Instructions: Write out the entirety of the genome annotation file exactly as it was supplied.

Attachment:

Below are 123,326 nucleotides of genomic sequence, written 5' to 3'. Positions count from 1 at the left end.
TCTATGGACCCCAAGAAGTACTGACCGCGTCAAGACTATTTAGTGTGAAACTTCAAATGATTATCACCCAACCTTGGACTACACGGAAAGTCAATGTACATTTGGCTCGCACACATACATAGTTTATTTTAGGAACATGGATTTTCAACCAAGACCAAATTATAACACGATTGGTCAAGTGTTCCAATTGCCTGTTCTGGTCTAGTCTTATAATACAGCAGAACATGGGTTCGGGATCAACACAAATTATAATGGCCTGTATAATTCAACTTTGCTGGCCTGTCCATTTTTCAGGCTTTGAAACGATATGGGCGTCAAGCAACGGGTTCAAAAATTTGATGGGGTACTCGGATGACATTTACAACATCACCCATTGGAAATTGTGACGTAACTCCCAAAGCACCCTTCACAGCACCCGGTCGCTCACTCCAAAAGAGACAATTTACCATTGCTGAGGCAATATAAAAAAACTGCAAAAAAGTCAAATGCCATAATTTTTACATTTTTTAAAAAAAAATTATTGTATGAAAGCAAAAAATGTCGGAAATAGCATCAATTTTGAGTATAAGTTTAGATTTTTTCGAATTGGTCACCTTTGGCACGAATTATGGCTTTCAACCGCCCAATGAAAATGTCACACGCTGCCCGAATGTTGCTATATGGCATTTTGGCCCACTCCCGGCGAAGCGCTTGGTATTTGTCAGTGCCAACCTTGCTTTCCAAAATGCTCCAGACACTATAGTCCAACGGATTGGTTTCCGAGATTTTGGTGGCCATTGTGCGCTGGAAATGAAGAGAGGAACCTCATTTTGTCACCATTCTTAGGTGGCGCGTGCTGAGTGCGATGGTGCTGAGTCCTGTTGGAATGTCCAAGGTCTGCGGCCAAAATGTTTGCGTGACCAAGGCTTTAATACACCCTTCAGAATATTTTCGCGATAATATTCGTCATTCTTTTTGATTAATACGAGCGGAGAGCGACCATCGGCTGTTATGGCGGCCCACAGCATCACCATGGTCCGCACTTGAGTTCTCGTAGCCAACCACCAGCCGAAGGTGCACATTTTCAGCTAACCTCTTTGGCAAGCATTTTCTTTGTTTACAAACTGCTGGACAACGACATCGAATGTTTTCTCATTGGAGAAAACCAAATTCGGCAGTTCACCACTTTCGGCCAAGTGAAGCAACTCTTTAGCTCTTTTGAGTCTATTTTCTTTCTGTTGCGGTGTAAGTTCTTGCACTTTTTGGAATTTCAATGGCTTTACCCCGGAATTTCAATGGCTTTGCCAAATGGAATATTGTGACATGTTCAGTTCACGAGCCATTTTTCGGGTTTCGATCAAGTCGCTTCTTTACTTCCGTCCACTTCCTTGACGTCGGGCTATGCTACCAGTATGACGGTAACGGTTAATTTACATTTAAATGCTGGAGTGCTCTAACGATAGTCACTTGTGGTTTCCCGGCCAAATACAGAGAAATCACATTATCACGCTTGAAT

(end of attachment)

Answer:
Below are 123,326 nucleotides of genomic sequence, written 5' to 3'. Positions count from 1 at the left end.
TCTATGGACCCCAAGAAGTACTGACCGCGTCAAGACTATTTAGTGTGAAACTTCAAATGATTATCACCCAACCTTGGACTACACGGAAAGTCAATGTACATTTGGCTCGCACACATACATAGTTTATTTTAGGAACATGGATTTTCAACCAAGACCAAATTATAACACGATTGGTCAAGTGTTCCAATTGCCTGTTCTGGTCTAGTCTTATAATACAGCAGAACATGGGTTCGGGATCAACACAAATTATAATGGCCTGTATAATTCAACTTTGCTGGCCTGTCCATTTTTCAGGCTTTGAAACGATATGGGCGTCAAGCAACGGGTTCAAAAATTTGATGGGGTACTCGGATGACATTTACAACATCACCCATTGGAAATTGTGACGTAACTCCCAAAGCACCCTTCACAGCACCCGGTCGCTCACTCCAAAAGAGACAATTTACCATTGCTGAGGCAATATAAAAAAACTGCAAAAAAGTCAAATGCCATAATTTTTACATTTTTTAAAAAAAAATTATTGTATGAAAGCAAAAAATGTCGGAAATAGCATCAATTTTGAGTATAAGTTTAGATTTTTTCGAATTGGTCACCTTTGGCACGAATTATGGCTTTCAACCGCCCAATGAAAATGTCACACGCTGCCCGAATGTTGCTATATGGCATTTTGGCCCACTCCCGGCGAAGCGCTTGGTATTTGTCAGTGCCAACCTTGCTTTCCAAAATGCTCCAGACACTATAGTCCAACGGATTGGTTTCCGAGATTTTGGTGGCCATTGTGCGCTGGAAATGAAGAGAGGAACCTCATTTTGTCACCATTCTTAGGTGGCGCGTGCTGAGTGCGATGGTGCTGAGTCCTGTTGGAATGTCCAAGGTCTGCGGCCAAAATGTTTGCGTGACCAAGGCTTTAATACACCCTTCAGAATATTTTCGCGATAATATTCGTCATTCTTTTTGATTAATACGAGCGGAGAGCGACCATCGGCTGTTATGGCGGCCCACAGCATCACCATGGTCCGCACTTGAGTTCTCGTAGCCAACCACCAGCCGAAGGTGCACATTTTCAGCTAACCTCTTTGGCAAGCATTTTCTTTGTTTACAAACTGCTGGACAACGACATCGAATGTTTTCTCATTGGAGAAAACCAAATTCGGCAGTTCACCACTTTCGGCCAAGTGAAGCAACTCTTTAGCTCTTTTGAGTCTATTTTCTTTCTGTTGCGGTGTAAGTTCTTGCACTTTTTGGAATTTCAATGGCTTTACCCCGGAATTTCAATGGCTTTGCCAAATGGAATATTGTGACATGTTCAGTTCACGAGCCATTTTTCGGGTTTCGATCAAGTCGCTTCTTTACTTCCGTCCACTTCCTTGACGTCGGGCTATGCTACCAGTATGACGGTAACGGTTAATTTACATTTAAATGCTGGAGTGCTCTAACGATAGTCACTTGTGGTTTCCCGGCCAAATACAGAGAAATCACATTATCACGCTTGAAT